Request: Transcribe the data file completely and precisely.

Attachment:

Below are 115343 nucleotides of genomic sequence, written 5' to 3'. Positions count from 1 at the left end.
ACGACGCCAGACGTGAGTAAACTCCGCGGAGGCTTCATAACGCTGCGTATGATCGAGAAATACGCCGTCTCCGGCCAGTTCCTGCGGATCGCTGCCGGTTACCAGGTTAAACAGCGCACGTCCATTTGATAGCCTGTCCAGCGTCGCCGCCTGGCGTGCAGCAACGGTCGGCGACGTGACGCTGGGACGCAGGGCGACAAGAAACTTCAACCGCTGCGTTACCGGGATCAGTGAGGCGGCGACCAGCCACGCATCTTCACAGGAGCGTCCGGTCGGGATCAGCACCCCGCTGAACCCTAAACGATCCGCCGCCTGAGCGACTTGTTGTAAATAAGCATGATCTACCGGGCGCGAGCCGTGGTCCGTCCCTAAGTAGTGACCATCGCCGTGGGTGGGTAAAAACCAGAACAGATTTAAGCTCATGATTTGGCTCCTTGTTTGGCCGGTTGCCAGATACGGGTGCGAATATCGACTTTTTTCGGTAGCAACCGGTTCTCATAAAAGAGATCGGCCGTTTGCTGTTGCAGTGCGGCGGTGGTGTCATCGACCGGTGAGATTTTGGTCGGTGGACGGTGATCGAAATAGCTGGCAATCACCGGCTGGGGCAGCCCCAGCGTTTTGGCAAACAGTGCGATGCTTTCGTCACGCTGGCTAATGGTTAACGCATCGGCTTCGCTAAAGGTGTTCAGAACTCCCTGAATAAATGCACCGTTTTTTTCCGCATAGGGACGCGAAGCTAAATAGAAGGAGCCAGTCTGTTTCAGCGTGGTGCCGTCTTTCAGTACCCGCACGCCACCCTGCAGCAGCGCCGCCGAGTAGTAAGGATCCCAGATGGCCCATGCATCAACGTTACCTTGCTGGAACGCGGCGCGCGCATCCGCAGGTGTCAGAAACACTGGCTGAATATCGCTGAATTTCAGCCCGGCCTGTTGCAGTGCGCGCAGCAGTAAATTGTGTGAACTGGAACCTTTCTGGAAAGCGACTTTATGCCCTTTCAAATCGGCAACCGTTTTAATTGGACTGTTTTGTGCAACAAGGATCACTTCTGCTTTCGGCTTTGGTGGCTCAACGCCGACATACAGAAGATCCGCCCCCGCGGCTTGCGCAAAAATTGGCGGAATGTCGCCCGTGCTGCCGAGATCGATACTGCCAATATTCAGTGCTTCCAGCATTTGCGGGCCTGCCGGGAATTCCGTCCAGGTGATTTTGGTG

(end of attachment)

Below are 115343 nucleotides of genomic sequence, written 5' to 3'. Positions count from 1 at the left end.
ACGACGCCAGACGTGAGTAAACTCCGCGGAGGCTTCATAACGCTGCGTATGATCGAGAAATACGCCGTCTCCGGCCAGTTCCTGCGGATCGCTGCCGGTTACCAGGTTAAACAGCGCACGTCCATTTGATAGCCTGTCCAGCGTCGCCGCCTGGCGTGCAGCAACGGTCGGCGACGTGACGCTGGGACGCAGGGCGACAAGAAACTTCAACCGCTGCGTTACCGGGATCAGTGAGGCGGCGACCAGCCACGCATCTTCACAGGAGCGTCCGGTCGGGATCAGCACCCCGCTGAACCCTAAACGATCCGCCGCCTGAGCGACTTGTTGTAAATAAGCATGATCTACCGGGCGCGAGCCGTGGTCCGTCCCTAAGTAGTGACCATCGCCGTGGGTGGGTAAAAACCAGAACAGATTTAAGCTCATGATTTGGCTCCTTGTTTGGCCGGTTGCCAGATACGGGTGCGAATATCGACTTTTTTCGGTAGCAACCGGTTCTCATAAAAGAGATCGGCCGTTTGCTGTTGCAGTGCGGCGGTGGTGTCATCGACCGGTGAGATTTTGGTCGGTGGACGGTGATCGAAATAGCTGGCAATCACCGGCTGGGGCAGCCCCAGCGTTTTGGCAAACAGTGCGATGCTTTCGTCACGCTGGCTAATGGTTAACGCATCGGCTTCGCTAAAGGTGTTCAGAACTCCCTGAATAAATGCACCGTTTTTTTCCGCATAGGGACGCGAAGCTAAATAGAAGGAGCCAGTCTGTTTCAGCGTGGTGCCGTCTTTCAGTACCCGCACGCCACCCTGCAGCAGCGCCGCCGAGTAGTAAGGATCCCAGATGGCCCATGCATCAACGTTACCTTGCTGGAACGCGGCGCGCGCATCCGCAGGTGTCAGAAACACTGGCTGAATATCGCTGAATTTCAGCCCGGCCTGTTGCAGTGCGCGCAGCAGTAAATTGTGTGAACTGGAACCTTTCTGGAAAGCGACTTTATGCCCTTTCAAATCGGCAACCGTTTTAATTGGACTGTTTTGTGCAACAAGGATCACTTCTGCTTTCGGCTTTGGTGGCTCAACGCCGACATACAGAAGATCCGCCCCCGCGGCTTGCGCAAAAATTGGCGGAATGTCGCCCGTGCTGCCGAGATCGATACTGCCAATATTCAGTGCTTCCAGCATTTGCGGGCCTGCCGGGAATTCCGTCCAGGTGATTTTGGTG